My Twelve Days of Christmas #10

On the tenth day of Christmas, my true love sent to meTen lords a-leapingNine ladies dancingEight maids a-milkingSeven swans a-swimmingSix geese a-layingFive gold rings (five golden rings)Four calling birdsThree French hensTwo turtledovesAnd a partridge in a pear tree

The Twelve Days of Christmas start on Christmas Day and last until the evening of the 5th January – also known as Twelfth Night. The Twelve Days have been celebrated in Europe since before the middle ages and were a time of celebration. I may not have a partridge or a pear tree, but I have selected 12 photos from December / January to get me through this period.

Bright red berries of a Skimmia japonica ‘Nymans’

16 Comments Add yours

  1. margaret21 says:

    Oh yes! An almost-final-fling for the Christmas season.

    1. Heyjude says:

      I thought these were leaping, sort of… and ignoring the one in the background there are 10! Serendipity. Again.

  2. eklastic says:

    They look so juicy! (I know they are not edible.) My 11th is rather dull, colourwise: https://picturesimperfectblog.wordpress.com/2023/01/03/on-the-tenth-day-of-hogswatch/

    1. Heyjude says:

      Even birds seem to ignore them, though I have seen a robin attempting a nibble.

  3. Such a vibrant colour!

    1. Heyjude says:

      They keep these red berries all year round, very welcome at this time of year.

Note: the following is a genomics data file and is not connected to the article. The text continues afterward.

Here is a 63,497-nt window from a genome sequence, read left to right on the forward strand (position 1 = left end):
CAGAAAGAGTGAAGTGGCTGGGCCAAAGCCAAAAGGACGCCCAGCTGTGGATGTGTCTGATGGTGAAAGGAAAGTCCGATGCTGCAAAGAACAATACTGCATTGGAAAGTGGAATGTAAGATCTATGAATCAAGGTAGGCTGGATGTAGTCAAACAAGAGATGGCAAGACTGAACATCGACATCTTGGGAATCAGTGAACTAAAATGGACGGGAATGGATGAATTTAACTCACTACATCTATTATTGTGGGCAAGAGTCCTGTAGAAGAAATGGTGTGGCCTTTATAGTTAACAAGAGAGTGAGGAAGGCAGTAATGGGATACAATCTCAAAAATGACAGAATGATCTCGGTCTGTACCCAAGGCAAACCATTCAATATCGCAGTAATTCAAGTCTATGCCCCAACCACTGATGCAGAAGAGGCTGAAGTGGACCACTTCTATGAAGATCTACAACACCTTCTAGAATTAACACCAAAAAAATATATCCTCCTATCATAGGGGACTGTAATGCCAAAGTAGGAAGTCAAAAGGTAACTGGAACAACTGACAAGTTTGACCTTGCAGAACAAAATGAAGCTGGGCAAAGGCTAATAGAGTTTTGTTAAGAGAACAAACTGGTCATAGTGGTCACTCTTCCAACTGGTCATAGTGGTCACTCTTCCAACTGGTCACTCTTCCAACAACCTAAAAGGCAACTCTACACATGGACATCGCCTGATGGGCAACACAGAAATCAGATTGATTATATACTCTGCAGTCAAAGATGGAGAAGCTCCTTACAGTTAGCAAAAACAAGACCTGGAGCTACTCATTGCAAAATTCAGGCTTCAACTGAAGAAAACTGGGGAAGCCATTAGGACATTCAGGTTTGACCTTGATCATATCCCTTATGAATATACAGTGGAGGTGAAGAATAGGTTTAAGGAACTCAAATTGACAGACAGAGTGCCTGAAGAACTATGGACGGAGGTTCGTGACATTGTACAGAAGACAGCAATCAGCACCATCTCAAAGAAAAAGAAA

4. beetleypete says:

    Gorgeous berry photo, Jude. As we didn’t have our Christmas until the First of January, I think we may be extending the 12-day allowance.
    Best wishes, Pete. x

    1. Heyjude says:

      You could copy the late Queen’s example and keep some decorations up until Candlemas which is 2 Feb. January can feel discouragingly dark and dreary, a month to endure rather than enjoy.

  5. Perfect Christmas colours.

  6. Ann Mackay says:

    Beautiful berries – very Christmassy!

  7. Cathy says:

    Aren’t they such a glorious shade of red, Jude? I have berries on one of my Skimmias (must check which it is, a female partner for Kew Green), which always remind me of the red cherry Christmas lights I have just taken down

    1. Heyjude says:

      I have the common Rubella (m) and bought two females, one was supposed to be the one with white berries, ‘Kew White’ but they both turned out to be Nymans πŸ˜• Kew Green does look very attractive.

      1. Cathy says:

        When I was commenting I did Google to check, as I thought I had both Kew White and Kew Green – I checked in daylight and the berries are on Kew White!! I checked back and I bought it from Crocus in March 2019 so I have emailed and basically asked them to replace it with the correct plant, which hopefully they will do…

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